The attention signal is being lost in online advertising, and the answer lies in how well we understand the changing forces of consumer choices and behavior.
When most people think about the size of the internet, they think in terms of the number of unique people online. Research reports talk about how many people, what devices they use (hint: lots of smartphones), their connection speed, and if they are wired or wireless. The punchline -- pretty much every consumer in the U.S. is online, and those that aren't now are likely never going to be. As a developed economy, we're pretty damn close to complete saturation. All that misses perhaps the most disruptive point about what's truly happening -- it's the choices that those consumers have that are throwing the whole media ecosystem into convulsions. It's those choices that drive Facebook to spend $19 billion on a text-messaging app. It's those choices that make a large and profitable company like Yahoo worth a negative $10 billion.
Today there are more than 1 billion registered domains, or websites, on the internet. Inside those websites are countless articles, videos, photos, and status updates. About 20 percent of all registered websites are "active," meaning a human being has visited these sites at least once in the prior 30 days. That's 200 million active websites, or choices, and that doesn't even begin to touch on how many pieces of content are inside those active websites.
Over the past several years, marketers have become increasingly sophisticated in accessing and using data about consumers to purchase ads more efficiently and at an obscenely good ROI. Publishers reacted predictably as economics ebbed. These publishers began by a) bluntly refusing to embrace programmatic advertising by assuming, incorrectly, that this would solve the fragmentation problem and b) starting to add more ad slots and formats to their pages to keep RPMs consistent with declining ad prices. The first action put the publishers at an increasing disadvantage when it came to understanding and leveraging data to balance the economic equation. And the second action simply added to the glut of supply, making the first problem worse. Perhaps it's ignorance, or perhaps because each stakeholder is acting solely in its own best interest -- but in either case, consumer attention is fragmenting and therefore waning. And as we all know, attention is the crucible for effective marketing.
Consumers today are inundated with ads. Some are neat little standard squares or rectangles, some are "native" masquerading as content, and some exploit voyeuristic attention-bait lists and links. As an individual consumer, it's getting harder to find the actual content. More ads in more forms obviously mean more options for advertisers, but the attention fragmentation of today's internet means they must come with lower prices paid to achieve a reasonable ROI. That might sound good to a marketer acting in a short run self interest, but it risks spoiling the fertile soil of engagement and quality content.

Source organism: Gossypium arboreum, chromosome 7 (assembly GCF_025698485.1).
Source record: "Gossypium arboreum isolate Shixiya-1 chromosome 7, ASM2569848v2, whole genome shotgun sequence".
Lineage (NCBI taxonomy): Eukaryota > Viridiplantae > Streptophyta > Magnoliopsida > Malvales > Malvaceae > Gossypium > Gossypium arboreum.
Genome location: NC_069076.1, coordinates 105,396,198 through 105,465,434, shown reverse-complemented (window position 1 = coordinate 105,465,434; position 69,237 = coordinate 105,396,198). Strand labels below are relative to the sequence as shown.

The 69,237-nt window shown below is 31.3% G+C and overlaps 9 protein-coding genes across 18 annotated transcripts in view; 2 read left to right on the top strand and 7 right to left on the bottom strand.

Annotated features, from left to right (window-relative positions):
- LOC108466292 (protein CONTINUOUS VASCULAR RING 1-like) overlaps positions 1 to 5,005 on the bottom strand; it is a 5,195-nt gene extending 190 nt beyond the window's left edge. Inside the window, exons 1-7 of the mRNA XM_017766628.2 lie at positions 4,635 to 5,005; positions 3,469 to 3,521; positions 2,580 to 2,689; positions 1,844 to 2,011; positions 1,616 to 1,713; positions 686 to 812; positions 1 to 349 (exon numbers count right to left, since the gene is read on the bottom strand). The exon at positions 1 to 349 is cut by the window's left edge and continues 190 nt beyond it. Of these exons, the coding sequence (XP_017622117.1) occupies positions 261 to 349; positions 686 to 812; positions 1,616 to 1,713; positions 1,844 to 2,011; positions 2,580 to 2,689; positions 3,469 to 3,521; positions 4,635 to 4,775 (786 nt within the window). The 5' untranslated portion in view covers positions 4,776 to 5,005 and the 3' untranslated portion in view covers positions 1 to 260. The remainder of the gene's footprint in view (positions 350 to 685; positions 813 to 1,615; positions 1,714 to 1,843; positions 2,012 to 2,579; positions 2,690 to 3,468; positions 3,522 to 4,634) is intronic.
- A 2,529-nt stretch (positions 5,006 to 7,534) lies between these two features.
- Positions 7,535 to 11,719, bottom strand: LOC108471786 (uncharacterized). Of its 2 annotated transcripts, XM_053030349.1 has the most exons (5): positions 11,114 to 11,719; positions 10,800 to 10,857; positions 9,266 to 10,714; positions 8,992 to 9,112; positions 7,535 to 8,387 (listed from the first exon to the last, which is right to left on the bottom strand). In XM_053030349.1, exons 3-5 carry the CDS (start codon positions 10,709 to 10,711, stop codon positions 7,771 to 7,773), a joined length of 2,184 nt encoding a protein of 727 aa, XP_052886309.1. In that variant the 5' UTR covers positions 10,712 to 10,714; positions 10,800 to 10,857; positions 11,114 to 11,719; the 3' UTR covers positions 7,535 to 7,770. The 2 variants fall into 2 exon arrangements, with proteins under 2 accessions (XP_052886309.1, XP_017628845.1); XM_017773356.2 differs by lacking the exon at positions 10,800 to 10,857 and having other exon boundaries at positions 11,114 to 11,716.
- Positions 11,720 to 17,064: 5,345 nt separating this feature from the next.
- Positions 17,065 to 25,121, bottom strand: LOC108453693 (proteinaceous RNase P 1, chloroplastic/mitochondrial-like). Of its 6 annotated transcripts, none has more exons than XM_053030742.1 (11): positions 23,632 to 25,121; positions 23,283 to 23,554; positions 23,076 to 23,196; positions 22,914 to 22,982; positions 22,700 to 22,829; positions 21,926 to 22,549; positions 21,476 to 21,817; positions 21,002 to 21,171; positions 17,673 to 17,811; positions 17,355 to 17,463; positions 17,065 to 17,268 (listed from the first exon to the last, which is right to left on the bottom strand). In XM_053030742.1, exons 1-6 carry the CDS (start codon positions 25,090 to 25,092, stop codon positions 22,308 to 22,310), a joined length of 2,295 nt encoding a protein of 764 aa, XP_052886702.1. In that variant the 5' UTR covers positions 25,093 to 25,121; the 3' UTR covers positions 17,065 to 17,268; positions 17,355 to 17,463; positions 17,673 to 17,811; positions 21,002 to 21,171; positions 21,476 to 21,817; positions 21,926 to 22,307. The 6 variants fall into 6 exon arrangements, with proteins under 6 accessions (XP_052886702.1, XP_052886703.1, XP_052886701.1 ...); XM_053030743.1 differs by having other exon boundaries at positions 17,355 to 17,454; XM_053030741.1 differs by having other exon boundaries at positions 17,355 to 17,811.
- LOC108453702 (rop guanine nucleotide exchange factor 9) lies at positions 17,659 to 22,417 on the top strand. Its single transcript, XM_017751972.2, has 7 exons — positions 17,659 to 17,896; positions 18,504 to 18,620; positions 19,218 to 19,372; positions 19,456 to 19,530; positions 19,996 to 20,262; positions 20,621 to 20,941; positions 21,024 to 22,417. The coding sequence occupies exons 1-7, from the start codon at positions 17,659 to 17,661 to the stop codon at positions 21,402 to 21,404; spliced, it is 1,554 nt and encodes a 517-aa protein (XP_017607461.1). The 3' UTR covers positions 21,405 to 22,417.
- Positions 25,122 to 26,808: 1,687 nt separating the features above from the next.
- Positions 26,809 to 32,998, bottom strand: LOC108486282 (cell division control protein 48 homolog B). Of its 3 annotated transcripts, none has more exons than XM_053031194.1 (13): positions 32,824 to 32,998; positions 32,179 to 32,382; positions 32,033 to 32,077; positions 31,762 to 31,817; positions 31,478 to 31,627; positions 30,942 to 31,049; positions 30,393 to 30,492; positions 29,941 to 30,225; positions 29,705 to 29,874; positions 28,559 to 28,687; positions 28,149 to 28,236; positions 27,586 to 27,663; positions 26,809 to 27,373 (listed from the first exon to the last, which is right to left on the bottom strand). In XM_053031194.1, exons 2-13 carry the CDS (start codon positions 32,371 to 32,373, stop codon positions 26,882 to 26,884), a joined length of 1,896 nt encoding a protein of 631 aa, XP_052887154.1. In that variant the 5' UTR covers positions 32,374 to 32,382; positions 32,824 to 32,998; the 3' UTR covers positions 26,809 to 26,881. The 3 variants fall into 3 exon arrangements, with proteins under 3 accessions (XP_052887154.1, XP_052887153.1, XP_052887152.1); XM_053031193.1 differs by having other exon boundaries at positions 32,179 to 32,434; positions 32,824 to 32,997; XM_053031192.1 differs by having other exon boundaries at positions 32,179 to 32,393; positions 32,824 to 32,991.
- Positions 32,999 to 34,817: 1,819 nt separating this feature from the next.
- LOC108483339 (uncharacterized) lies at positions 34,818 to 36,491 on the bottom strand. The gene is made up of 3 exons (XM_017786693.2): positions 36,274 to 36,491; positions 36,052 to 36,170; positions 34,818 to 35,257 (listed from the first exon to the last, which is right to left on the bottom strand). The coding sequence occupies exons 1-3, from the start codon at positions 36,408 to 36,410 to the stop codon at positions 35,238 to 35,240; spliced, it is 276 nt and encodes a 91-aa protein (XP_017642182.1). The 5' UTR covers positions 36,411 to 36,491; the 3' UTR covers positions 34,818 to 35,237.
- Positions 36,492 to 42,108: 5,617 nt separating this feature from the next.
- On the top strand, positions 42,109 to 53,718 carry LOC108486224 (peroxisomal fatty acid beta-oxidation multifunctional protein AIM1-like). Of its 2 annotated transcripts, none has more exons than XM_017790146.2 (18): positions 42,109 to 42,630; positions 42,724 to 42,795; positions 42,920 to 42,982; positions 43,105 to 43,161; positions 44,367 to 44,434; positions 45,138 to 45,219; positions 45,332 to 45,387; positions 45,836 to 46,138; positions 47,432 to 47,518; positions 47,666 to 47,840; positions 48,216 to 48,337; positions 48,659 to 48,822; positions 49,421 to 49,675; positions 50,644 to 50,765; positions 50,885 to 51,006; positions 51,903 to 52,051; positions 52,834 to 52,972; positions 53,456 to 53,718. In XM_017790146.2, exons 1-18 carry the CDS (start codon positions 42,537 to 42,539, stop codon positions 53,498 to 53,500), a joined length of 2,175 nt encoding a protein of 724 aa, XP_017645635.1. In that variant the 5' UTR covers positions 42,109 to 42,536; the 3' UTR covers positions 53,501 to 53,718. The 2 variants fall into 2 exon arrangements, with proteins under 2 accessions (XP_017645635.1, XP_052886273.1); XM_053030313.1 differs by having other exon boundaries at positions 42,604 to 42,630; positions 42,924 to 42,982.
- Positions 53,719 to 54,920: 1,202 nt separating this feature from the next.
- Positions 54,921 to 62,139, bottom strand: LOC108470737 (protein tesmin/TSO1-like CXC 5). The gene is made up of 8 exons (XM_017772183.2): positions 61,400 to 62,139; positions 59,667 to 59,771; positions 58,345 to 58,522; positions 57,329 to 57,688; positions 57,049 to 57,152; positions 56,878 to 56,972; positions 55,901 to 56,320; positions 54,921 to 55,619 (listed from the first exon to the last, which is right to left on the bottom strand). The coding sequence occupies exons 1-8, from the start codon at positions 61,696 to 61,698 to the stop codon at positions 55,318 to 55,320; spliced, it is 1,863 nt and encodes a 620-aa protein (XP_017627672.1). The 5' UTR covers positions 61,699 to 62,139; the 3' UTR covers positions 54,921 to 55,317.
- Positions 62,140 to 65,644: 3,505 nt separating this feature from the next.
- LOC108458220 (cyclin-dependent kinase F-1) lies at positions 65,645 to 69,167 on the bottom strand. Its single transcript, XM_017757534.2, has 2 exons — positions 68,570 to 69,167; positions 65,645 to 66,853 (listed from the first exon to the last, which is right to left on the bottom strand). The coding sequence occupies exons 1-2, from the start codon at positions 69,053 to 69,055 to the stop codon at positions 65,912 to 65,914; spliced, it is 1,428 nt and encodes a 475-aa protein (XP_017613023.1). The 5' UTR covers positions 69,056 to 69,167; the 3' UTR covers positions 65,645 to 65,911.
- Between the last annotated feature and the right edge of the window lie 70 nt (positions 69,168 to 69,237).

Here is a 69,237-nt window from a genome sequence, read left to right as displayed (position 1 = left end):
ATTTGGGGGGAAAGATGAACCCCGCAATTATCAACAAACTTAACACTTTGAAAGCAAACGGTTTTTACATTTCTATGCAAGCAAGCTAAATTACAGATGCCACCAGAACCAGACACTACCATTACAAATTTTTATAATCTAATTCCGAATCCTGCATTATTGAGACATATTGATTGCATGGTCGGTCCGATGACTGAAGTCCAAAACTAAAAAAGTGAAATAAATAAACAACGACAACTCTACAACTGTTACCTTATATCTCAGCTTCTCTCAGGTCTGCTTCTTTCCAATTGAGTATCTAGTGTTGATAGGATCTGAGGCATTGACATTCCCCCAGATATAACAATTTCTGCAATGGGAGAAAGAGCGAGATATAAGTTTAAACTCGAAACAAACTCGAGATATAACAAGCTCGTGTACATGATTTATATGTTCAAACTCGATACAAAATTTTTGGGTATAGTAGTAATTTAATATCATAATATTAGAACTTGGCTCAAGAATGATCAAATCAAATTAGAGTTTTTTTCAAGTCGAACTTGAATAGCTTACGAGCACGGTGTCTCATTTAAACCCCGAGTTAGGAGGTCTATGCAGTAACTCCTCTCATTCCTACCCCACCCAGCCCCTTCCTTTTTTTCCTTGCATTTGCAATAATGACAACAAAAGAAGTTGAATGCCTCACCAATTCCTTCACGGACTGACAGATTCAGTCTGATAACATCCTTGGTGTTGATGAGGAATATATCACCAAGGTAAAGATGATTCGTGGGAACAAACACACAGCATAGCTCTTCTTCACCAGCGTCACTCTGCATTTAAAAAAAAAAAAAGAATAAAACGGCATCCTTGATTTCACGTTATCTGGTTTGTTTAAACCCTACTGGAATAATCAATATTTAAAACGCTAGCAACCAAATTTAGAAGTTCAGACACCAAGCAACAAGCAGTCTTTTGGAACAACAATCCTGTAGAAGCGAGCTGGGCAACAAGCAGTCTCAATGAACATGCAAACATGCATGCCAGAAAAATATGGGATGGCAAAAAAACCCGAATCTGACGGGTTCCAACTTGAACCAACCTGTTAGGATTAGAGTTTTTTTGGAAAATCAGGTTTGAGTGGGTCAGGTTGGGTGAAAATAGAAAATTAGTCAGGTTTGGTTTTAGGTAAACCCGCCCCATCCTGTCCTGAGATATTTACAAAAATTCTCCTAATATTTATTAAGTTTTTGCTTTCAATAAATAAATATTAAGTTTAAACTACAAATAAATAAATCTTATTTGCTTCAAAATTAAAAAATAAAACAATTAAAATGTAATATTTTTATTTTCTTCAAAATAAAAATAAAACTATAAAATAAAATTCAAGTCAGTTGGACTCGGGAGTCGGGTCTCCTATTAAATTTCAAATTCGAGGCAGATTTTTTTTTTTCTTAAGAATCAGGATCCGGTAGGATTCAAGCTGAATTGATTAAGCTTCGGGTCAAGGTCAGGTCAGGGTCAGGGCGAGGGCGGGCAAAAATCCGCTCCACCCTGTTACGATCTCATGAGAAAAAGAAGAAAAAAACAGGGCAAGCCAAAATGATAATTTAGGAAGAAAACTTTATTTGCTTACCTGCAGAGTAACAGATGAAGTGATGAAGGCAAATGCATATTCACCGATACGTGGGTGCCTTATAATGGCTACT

We have to get better at how we use data to drive marketing decisions. Performance marketers embraced programmatic advertising first because they could cherry-pick audiences and buy in a biddable environment based on conversion algorithms. This misses the point of what data-driven marketing really is -- we need to leverage programmatic to deliver advertising messages that are more relevant to both the audience and the context. Programmatic does not equal performance advertising. Programmatic equals data-driven marketing, increased efficiencies, total transparency, and rifle-shot attribution opportunities. By really leveraging programmatic, we can finally understand, on an impression-by-impression basis, the reader, location, device, intent, past behaviors (online and off), the current situation, and many more critical attributes of attention opportunity. We can understand the context, viewability, and relative clutter of other adjacent advertising messages.
Online or digital marketing is an opportunity we've still not realized. We have an opportunity to both remove the inefficiencies and leverage what we know to message, learn, tune, and improve. Done right, this increases return on investment and puts money in the pockets of the content creators that deserve it most. The economics of advertising depend on consumers to stop ignoring and start engaging. Banner blindness is a symptom of what's wrong with the industry today. To thrive, publishers have to improve the RPM of their pages.
We need fewer ads and more that are endemic to the context of the site and page. These fewer and more targeted ads will pay better dividends to all involved. This transition ironically requires a complete embrace of programmatic advertising on level terms between publishers and marketers. To be clear, this is format-agnostic. Display, video, native, and mobile all have the same forces of decreasing signal and increasing noise diluting attention and therefore efficacy.
The tide will turn when publishers can see what the marketer sees and then use those same data signals to make programmatic decisions about the worth, engagement potential, and contextual alignment of a message. I know this puts the current notion of programmatic being a tool primarily for performance marketing on its head. The data-driven marketing horse is out of the barn and never going back. Marketers will always use data to make buying decisions -- but they need to get way better at it.
Walter Knapp is the CEO of sovrn Holdings.
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